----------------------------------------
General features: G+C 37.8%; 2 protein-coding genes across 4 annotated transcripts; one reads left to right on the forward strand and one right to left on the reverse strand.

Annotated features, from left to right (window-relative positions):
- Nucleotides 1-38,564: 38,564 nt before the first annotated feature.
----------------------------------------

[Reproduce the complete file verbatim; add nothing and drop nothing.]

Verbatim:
General features: G+C 37.8%; 2 protein-coding genes across 4 annotated transcripts; one reads left to right on the forward strand and one right to left on the reverse strand.

Annotated features, from left to right (window-relative positions):
- Nucleotides 1-38,564: 38,564 nt before the first annotated feature.